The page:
One day, I was standing in line at a tire store waiting to pick up my car. In front of me was an older gentleman who turned around and asked if my husband served? I had to consider his perspective and why he would ask a single woman in line with no husband in sight – if my husband served? I quickly realized it was because I was wearing a grunt style t-shirt, which is popular with the military and veteran community. It is a t-shirt that eludes to having served in the military. I responded with the truth, well in fact, he did serve. But, I too am a veteran. He paused, and I could tell he was a little flustered as he apologized for making the assumption. While, in this case, he was correct as my ex-husband was a Marine – the interaction only confirmed for me the stigma often surrounding female veterans.

Assumptions Are Not Helpful

The general public traditionally thanks those for their service and assumes one of two things. One thought is that you served in the Army without considering that there are other branches. The second thought, if you are a woman, is that you are a military spouse. Women have served in the United States military for decades. My grandmother is a perfect example of the need to shatter a glass ceiling as a female soldier in the United States Marine Corp. In her experience, very few women enlisted. Even less  were allowed into leadership roles and were generally not seen as equals to their male counterparts. While I certainly would not compare my grandmother’s time in service to the current female soldier – it’s still clear that we have a ways to go.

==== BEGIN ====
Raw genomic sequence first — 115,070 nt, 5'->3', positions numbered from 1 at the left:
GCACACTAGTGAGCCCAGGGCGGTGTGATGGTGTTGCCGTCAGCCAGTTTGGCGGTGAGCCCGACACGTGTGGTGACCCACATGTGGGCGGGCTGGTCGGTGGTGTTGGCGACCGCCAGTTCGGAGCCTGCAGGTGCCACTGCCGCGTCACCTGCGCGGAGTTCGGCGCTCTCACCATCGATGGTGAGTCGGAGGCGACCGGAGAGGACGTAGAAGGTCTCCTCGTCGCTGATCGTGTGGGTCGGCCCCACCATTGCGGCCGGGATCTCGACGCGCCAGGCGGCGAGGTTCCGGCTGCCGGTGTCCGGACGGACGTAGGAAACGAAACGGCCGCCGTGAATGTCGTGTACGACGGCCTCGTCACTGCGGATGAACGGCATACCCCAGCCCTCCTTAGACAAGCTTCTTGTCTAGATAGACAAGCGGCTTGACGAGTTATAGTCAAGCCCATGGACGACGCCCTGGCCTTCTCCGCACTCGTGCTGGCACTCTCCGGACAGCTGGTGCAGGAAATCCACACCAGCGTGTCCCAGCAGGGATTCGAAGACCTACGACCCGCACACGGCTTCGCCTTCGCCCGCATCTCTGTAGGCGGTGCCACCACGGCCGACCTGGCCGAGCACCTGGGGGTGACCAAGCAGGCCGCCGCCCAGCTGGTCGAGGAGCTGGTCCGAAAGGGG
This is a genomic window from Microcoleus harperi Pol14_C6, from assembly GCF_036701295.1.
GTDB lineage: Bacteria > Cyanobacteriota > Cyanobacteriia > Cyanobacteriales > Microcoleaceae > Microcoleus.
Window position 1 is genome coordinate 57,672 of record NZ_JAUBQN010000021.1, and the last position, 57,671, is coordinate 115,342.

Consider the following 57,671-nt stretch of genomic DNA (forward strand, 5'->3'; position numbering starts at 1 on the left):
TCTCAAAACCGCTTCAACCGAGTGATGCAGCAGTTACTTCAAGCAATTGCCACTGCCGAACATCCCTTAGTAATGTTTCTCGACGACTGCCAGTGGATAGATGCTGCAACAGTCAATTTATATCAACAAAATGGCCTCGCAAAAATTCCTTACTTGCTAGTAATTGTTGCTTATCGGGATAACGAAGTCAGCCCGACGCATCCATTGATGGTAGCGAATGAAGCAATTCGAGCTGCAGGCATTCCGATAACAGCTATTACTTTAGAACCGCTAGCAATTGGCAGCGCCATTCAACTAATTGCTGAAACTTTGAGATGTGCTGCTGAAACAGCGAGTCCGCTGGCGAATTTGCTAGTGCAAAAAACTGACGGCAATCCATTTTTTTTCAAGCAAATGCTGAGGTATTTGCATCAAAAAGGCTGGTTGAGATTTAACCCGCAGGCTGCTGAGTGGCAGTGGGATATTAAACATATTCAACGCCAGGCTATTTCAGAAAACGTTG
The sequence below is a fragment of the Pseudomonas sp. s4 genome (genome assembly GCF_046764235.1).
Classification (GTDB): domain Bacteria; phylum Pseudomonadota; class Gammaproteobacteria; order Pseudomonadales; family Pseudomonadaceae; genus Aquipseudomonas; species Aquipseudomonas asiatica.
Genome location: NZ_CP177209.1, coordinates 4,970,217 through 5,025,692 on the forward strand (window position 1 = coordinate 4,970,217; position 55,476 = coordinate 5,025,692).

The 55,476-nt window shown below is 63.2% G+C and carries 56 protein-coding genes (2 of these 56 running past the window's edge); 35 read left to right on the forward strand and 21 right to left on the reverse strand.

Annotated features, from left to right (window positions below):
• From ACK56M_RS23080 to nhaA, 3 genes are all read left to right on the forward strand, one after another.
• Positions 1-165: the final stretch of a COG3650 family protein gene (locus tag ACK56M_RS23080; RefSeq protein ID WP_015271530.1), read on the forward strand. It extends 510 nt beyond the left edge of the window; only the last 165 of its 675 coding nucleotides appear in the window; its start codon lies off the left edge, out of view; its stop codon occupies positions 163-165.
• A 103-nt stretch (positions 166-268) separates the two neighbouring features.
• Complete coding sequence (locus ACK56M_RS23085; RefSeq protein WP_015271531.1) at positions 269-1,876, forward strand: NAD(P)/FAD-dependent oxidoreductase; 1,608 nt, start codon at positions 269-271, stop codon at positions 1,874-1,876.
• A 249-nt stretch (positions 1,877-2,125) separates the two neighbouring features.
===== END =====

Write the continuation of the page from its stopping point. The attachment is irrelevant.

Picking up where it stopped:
What Women Veterans Need

Unfortunately, this one-sided rhetoric of women who served in the service continues to have its fair share of challenges in the civilian workforce. I have had some employers thank me for my service as they saw it on my resume. I have had employers create an uncomfortable dialogue around my time in service. The bottom line is you don’t know what you don’t know.

Society and civilian employers may not fully understand nor embrace your military experience in its entirety. But it helps if you have another emotionally intelligent and open-minded person across the table from you. Women veterans face unique challenges when it comes to finding work after their military service. While the transition to civilian life can be challenging for any veteran, women veterans often encounter additional barriers.

7 Ways to Overcome Challenges as a Women Veteran

Here are seven factors to consider and resources that can help you in the job search.

1. Recognize your skills and experiences.

Women veterans possess a wide range of valuable skills and experiences gained during their military service. Whether or not those are readily acknowledged, it’s important to not personally diminish those skills and experiences gained during your time in service. It’s important to recognize and articulate these skills when applying for civilian jobs.

2. Translate military experience to civilian terms.